PCC Expands Aerospace Portfolio

May 22, 2012
Acquires material testing, heat-treating companies absolutely essential service providers

Precision Castparts Corp. — an investment caster, forger, and manufacturer of fasteners and other critical metal components — continues to acquire companies as it assembles an organization supplying aerospace and power-generation markets. Portland-based PCC said it would buy two California companies, Dickson Testing Co. and Aerocraft Heat Treating Co., in cash transactions.

No prices were reported for the acquisitions. PCC noted that destructive testing and certification as well as pre-machine heat-treating are essential processing steps in aerospace manufacturing, and thus add to the organization’s value proposition. Earlier this month PCC bought an Ontario precision machining operation, Centra Industries, that likewise is focused on the aerospace supply chain.

Dickson has 110 employees in South Gate, CA, and performs a range of destructive testing services that include mechanical properties; metallurgical and chemical analyses; and low-cycle fatigue testing.

Aerocraft, in Paramount, CA, offers precision heat-treating for titanium- and nickel-alloy forgings and castings used in aerospace manufacturing. It also provides straightening, de-twisting, forming, and other related services. It has about 60 employees.

"These two businesses, Dickson and Aerocraft, are absolutely essential service providers to the aerospace industry, including many of our manufacturing operations," stated PCC chairman and CEO Mark Donegan. "Acquiring these assets enables us to integrate and expand their capabilities, both within our own facilities and with their many valued aerospace customers worldwide. These services are also employed by metal component manufacturers in other industries.”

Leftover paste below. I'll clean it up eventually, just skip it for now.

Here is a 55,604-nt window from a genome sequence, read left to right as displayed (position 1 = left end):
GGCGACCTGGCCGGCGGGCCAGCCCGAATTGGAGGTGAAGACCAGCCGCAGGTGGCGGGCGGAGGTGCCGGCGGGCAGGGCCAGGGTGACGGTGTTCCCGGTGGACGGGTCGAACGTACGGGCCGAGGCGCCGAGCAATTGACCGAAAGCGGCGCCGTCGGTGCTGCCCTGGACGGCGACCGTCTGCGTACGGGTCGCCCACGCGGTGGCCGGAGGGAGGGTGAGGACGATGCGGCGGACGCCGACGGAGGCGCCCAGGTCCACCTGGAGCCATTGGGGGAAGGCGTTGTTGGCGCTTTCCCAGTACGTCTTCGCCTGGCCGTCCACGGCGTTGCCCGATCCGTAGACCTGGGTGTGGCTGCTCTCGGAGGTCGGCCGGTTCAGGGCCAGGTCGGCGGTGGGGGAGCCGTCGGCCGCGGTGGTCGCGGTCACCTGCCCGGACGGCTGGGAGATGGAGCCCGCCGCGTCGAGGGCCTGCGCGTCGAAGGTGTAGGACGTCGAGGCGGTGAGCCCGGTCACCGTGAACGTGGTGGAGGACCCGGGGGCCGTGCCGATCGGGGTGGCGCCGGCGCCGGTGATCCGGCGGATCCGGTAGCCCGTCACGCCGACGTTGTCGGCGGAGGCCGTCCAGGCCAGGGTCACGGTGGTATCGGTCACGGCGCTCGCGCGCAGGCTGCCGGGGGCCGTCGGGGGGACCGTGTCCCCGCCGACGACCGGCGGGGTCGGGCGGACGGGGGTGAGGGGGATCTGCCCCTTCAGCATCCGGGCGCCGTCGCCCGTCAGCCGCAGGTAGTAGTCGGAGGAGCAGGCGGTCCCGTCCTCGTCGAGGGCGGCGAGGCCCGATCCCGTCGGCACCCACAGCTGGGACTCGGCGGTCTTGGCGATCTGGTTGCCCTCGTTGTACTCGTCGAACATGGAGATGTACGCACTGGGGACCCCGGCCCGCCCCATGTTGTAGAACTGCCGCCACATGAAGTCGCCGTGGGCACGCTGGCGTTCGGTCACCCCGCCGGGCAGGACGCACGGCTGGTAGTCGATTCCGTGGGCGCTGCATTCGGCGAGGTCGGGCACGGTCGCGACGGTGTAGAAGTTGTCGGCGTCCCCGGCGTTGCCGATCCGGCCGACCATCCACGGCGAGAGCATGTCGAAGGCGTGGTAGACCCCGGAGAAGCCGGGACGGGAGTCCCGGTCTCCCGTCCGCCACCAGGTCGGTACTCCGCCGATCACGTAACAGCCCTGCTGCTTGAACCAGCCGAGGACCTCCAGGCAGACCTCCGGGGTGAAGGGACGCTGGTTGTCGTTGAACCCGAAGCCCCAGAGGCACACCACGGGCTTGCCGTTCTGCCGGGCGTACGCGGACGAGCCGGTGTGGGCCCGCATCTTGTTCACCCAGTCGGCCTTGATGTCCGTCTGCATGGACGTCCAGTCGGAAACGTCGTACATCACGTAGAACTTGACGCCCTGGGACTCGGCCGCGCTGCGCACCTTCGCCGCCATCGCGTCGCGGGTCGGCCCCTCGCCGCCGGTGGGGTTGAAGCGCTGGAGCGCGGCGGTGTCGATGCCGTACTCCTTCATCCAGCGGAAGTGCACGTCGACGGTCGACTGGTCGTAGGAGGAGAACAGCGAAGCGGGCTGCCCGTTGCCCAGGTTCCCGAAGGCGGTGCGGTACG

Donegan indicated that PCC intends to expand the business of both companies.

About the Author

Robert Brooks | Content Director

Robert Brooks has been a business-to-business reporter, writer, editor, and columnist for more than 20 years, specializing in the primary metal and basic manufacturing industries. His work has covered a wide range of topics, including process technology, resource development, material selection, product design, workforce development, and industrial market strategies, among others. Currently, he specializes in subjects related to metal component and product design, development, and manufacturing — including castings, forgings, machined parts, and fabrications.

Brooks is a graduate of Kenyon College (B.A. English, Political Science) and Emory University (M.A. English.)